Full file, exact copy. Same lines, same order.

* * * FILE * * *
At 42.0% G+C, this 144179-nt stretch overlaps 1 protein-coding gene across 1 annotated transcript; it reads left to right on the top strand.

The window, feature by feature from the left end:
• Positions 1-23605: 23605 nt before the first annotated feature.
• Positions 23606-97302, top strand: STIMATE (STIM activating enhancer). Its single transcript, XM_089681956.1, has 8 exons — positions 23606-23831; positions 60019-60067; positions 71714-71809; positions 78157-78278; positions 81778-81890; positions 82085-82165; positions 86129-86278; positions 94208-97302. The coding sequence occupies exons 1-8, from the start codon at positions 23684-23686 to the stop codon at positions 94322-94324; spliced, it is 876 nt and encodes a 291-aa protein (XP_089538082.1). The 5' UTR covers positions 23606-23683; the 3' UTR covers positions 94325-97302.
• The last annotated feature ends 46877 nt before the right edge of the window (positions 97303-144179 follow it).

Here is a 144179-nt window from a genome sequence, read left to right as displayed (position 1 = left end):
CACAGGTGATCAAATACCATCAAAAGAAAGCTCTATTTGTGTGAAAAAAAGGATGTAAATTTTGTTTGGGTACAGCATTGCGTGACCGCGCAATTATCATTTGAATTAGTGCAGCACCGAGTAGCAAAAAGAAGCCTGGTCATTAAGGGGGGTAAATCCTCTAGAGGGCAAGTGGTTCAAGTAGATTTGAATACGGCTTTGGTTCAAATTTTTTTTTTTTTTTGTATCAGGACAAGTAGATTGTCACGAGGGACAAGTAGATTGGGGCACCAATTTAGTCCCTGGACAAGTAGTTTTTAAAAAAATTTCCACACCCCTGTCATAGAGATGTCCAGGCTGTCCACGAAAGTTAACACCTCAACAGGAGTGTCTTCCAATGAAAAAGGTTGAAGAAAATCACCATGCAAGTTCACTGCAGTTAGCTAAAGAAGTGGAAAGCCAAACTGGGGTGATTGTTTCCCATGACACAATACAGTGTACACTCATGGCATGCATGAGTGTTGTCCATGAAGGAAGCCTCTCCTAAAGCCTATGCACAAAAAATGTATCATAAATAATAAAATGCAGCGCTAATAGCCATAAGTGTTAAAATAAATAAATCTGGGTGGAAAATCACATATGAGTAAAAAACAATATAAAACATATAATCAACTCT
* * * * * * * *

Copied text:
At 42.0% G+C, this 144179-nt stretch overlaps 1 protein-coding gene across 1 annotated transcript; it reads left to right on the top strand.

The window, feature by feature from the left end:
• Positions 1-23605: 23605 nt before the first annotated feature.
• Positions 23606-97302, top strand: STIMATE (STIM activating enhancer). Its single transcript, XM_089681956.1, has 8 exons — positions 23606-23831; positions 60019-60067; positions 71714-71809; positions 78157-78278; positions 81778-81890; positions 82085-82165; positions 86129-86278; positions 94208-97302. The coding sequence occupies exons 1-8, from the start codon at positions 23684-23686 to the stop codon at positions 94322-94324; spliced, it is 876 nt and encodes a 291-aa protein (XP_089538082.1). The 5' UTR covers positions 23606-23683; the 3' UTR covers positions 94325-97302.
• The last annotated feature ends 46877 nt before the right edge of the window (positions 97303-144179 follow it).

Here is a 144179-nt window from a genome sequence, read left to right as displayed (position 1 = left end):
CACAGGTGATCAAATACCATCAAAAGAAAGCTCTATTTGTGTGAAAAAAAGGATGTAAATTTTGTTTGGGTACAGCATTGCGTGACCGCGCAATTATCATTTGAATTAGTGCAGCACCGAGTAGCAAAAAGAAGCCTGGTCATTAAGGGGGGTAAATCCTCTAGAGGGCAAGTGGTTCAAGTAGATTTGAATACGGCTTTGGTTCAAATTTTTTTTTTTTTTTGTATCAGGACAAGTAGATTGTCACGAGGGACAAGTAGATTGGGGCACCAATTTAGTCCCTGGACAAGTAGTTTTTAAAAAAATTTCCACACCCCTGTCATAGAGATGTCCAGGCTGTCCACGAAAGTTAACACCTCAACAGGAGTGTCTTCCAATGAAAAAGGTTGAAGAAAATCACCATGCAAGTTCACTGCAGTTAGCTAAAGAAGTGGAAAGCCAAACTGGGGTGATTGTTTCCCATGACACAATACAGTGTACACTCATGGCATGCATGAGTGTTGTCCATGAAGGAAGCCTCTCCTAAAGCCTATGCACAAAAAATGTATCATAAATAATAAAATGCAGCGCTAATAGCCATAAGTGTTAAAATAAATAAATCTGGGTGGAAAATCACATATGAGTAAAAAACAATATAAAACATATAATCAACTCT